Eucharistic Prayer: Intercession of the Saints

Intercession of the Saints or Communicantes

“In communion with those whose memory we venerate, especially the glorious ever-Virgin Mary, Mother of our God and Lord, Jesus Christ, and blessed Joseph, her Spouse, your blessed Apostles and Martyrs, Peter and Paul, Andrew, (James, John, Thomas, James, Philip, Bartholomew, Matthew, Simon and Jude; Linus, Cletus, Clement, Sixtus, Cornelius, Cyprian, Lawrence, Chrysogonus, John and Paul, Cosmas and Damian) and all your Saints; we ask that through their merits and prayers, in all things we may be defended by your protecting help. (Through Christ our Lord. Amen.)”

The priest prays that the saints will intercede for us.  We are asking that they pray for and with us. The emphasis here is the “communion” of the local worshipping congregation with the universal Church, especially the saints. This is crucially important because the Mass is not the offering of any one individual but is the corporate offering of the Church where members share a communal faith.  The promise of Christ that this oblation will be efficacious is not given a divided people with many solitary offerings. It is given efficacy because the Mass is the mystery of worship that Christ gives his Church, the nation of the redeemed, the new Israel. Outside of this communion, this oblation cannot be made.  We are many but one in Christ. There is an implicit awe in our naming and calling upon the saints. We are cognizant of the distance we must still traverse to fully join their number. The Pilgrim Church longs to be where the saints have gone and to know their joy in the Church of Glory.  

While the Mass orations were not always theologically precise in their long history, it is understood that we focus our prayer of need or peace toward the earthly Church.  The saints have all their hopes realized.  We invoke them for their intercession.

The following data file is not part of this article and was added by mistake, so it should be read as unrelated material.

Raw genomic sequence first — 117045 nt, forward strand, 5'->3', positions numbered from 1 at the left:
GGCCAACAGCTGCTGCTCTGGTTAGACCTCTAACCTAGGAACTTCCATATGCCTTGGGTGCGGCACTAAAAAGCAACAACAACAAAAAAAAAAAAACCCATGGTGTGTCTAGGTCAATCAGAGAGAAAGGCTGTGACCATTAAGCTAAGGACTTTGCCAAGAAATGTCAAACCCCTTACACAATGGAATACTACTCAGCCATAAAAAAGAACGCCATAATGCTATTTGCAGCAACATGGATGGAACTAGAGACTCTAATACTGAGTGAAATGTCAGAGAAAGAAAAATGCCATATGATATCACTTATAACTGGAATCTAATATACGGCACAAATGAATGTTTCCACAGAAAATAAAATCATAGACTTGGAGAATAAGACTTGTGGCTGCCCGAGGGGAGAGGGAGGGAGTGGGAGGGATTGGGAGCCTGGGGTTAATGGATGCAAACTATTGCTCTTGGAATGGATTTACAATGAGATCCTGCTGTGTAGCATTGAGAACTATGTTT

Note the structured pattern of the naming:

HOLY FAMILY (2) – Mary & Joseph

APOSTLES (12) – Peter, Paul, Andrew, James, John, Thomas, James, Philip, Bartholomew, Matthew, Simon, Jude

MARTYRS (12) – Linus 10-76 AD (bishop & pope), Cletus 25-92 AD (bishop & pope), Clement 35-99 AD (bishop & pope), Sixtus 42-125 AD (bishop & pope), Cornelius 180-253 AD (bishop & pope), Cyprian 210-253 (bishop), Lawrence 225-258 AD (deacon & martyr), Chrysogonus d. early 4th century (martyr), John d. around 362 AD  (martyr), Paul d. around 362 AD (martyr), Cosmas d. 287 or 303 AD (martyr), Damian d. 287 or 303 AD (martyr)

The list is a redaction from around the turn of the sixth century, likely by Pope Gregory the Great. During the centuries that follow the various national churches and orders tend to add their own popular saints to the mix. Eventually all such accretions are removed so as to restore a clear meaning to the prayer. The reformed anaphoras after Vatican II tend to remove even the approved names, except for the Blessed Mother, St. Joseph and maybe the optional saint of the day.

The variation of this prayer in the other anaphoras are as follows:

[2] “. . . that with the blessed Virgin Mary, Mother of God, with blessed Joseph, her Spouse, with the blessed Apostles, and all the Saints who have pleased you throughout the ages, we may merit to be co-heirs to eternal life, and may praise and glorify you through your Son, Jesus Christ.”

[3] “May he make of us an eternal offering to you, so that we may obtain an inheritance with your elect, especially with the most blessed Virgin Mary, Mother of God, with blessed Joseph, her Spouse, with your blessed Apostles and glorious Martyrs (with Saint N.: the Saint of the day or Patron Saint) and with all the Saints, on whose constant intercession in your presence we rely for unfailing help.”

[4] “To all of us, your children, grant, O merciful Father, that we may enter into a heavenly inheritance with the blessed Virgin Mary, Mother of God, with blessed Joseph, her Spouse, and with your Apostles and Saints in your kingdom. There, with the whole of creation, freed from the corruption of sin and death, may we glorify you through Christ our Lord, through whom you bestow on the world all that is good.”

About Father Joe

Father Joe Jenkins I am the pastor of Holy Family Church and a Catholic priest in the Archdiocese of Washington, DC.
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